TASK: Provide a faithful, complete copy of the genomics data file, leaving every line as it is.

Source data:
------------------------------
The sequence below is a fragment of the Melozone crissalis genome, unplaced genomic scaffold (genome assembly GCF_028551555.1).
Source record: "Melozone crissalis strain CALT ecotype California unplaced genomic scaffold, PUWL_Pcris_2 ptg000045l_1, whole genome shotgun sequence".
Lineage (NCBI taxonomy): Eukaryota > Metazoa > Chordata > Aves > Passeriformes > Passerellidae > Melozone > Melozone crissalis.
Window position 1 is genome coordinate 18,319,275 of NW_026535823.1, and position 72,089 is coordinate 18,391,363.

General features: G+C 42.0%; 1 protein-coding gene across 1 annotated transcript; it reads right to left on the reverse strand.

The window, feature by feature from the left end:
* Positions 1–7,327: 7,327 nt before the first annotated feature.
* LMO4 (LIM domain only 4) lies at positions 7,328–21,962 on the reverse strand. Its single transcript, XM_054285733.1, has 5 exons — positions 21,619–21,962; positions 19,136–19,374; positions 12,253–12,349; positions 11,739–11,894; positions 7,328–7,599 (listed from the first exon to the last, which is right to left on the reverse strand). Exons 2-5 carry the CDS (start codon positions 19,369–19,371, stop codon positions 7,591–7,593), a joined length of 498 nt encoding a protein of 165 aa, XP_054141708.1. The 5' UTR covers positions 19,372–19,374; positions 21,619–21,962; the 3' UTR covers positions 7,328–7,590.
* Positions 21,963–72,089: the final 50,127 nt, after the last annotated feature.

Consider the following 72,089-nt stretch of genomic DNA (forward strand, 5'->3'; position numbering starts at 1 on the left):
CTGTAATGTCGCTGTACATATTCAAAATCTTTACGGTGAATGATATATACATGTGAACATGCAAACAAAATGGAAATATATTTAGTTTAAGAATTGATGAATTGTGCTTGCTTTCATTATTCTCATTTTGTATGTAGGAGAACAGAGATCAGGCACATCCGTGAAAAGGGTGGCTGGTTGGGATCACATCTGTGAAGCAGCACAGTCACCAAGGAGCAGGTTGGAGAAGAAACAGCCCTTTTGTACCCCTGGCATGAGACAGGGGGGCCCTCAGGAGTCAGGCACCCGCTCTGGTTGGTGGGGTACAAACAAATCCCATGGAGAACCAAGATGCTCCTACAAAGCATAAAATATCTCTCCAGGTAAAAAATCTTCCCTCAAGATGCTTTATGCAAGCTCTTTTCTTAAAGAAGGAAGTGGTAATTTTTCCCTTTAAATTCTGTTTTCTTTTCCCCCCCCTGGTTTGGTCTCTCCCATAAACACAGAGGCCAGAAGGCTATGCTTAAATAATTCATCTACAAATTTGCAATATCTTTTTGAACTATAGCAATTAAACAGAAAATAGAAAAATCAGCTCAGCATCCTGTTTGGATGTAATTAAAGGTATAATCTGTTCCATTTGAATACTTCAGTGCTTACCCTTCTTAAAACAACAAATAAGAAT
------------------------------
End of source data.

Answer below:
The sequence below is a fragment of the Melozone crissalis genome, unplaced genomic scaffold (genome assembly GCF_028551555.1).
Source record: "Melozone crissalis strain CALT ecotype California unplaced genomic scaffold, PUWL_Pcris_2 ptg000045l_1, whole genome shotgun sequence".
Lineage (NCBI taxonomy): Eukaryota > Metazoa > Chordata > Aves > Passeriformes > Passerellidae > Melozone > Melozone crissalis.
Window position 1 is genome coordinate 18,319,275 of NW_026535823.1, and position 72,089 is coordinate 18,391,363.

General features: G+C 42.0%; 1 protein-coding gene across 1 annotated transcript; it reads right to left on the reverse strand.

The window, feature by feature from the left end:
* Positions 1–7,327: 7,327 nt before the first annotated feature.
* LMO4 (LIM domain only 4) lies at positions 7,328–21,962 on the reverse strand. Its single transcript, XM_054285733.1, has 5 exons — positions 21,619–21,962; positions 19,136–19,374; positions 12,253–12,349; positions 11,739–11,894; positions 7,328–7,599 (listed from the first exon to the last, which is right to left on the reverse strand). Exons 2-5 carry the CDS (start codon positions 19,369–19,371, stop codon positions 7,591–7,593), a joined length of 498 nt encoding a protein of 165 aa, XP_054141708.1. The 5' UTR covers positions 19,372–19,374; positions 21,619–21,962; the 3' UTR covers positions 7,328–7,590.
* Positions 21,963–72,089: the final 50,127 nt, after the last annotated feature.

Consider the following 72,089-nt stretch of genomic DNA (forward strand, 5'->3'; position numbering starts at 1 on the left):
CTGTAATGTCGCTGTACATATTCAAAATCTTTACGGTGAATGATATATACATGTGAACATGCAAACAAAATGGAAATATATTTAGTTTAAGAATTGATGAATTGTGCTTGCTTTCATTATTCTCATTTTGTATGTAGGAGAACAGAGATCAGGCACATCCGTGAAAAGGGTGGCTGGTTGGGATCACATCTGTGAAGCAGCACAGTCACCAAGGAGCAGGTTGGAGAAGAAACAGCCCTTTTGTACCCCTGGCATGAGACAGGGGGGCCCTCAGGAGTCAGGCACCCGCTCTGGTTGGTGGGGTACAAACAAATCCCATGGAGAACCAAGATGCTCCTACAAAGCATAAAATATCTCTCCAGGTAAAAAATCTTCCCTCAAGATGCTTTATGCAAGCTCTTTTCTTAAAGAAGGAAGTGGTAATTTTTCCCTTTAAATTCTGTTTTCTTTTCCCCCCCCTGGTTTGGTCTCTCCCATAAACACAGAGGCCAGAAGGCTATGCTTAAATAATTCATCTACAAATTTGCAATATCTTTTTGAACTATAGCAATTAAACAGAAAATAGAAAAATCAGCTCAGCATCCTGTTTGGATGTAATTAAAGGTATAATCTGTTCCATTTGAATACTTCAGTGCTTACCCTTCTTAAAACAACAAATAAGAAT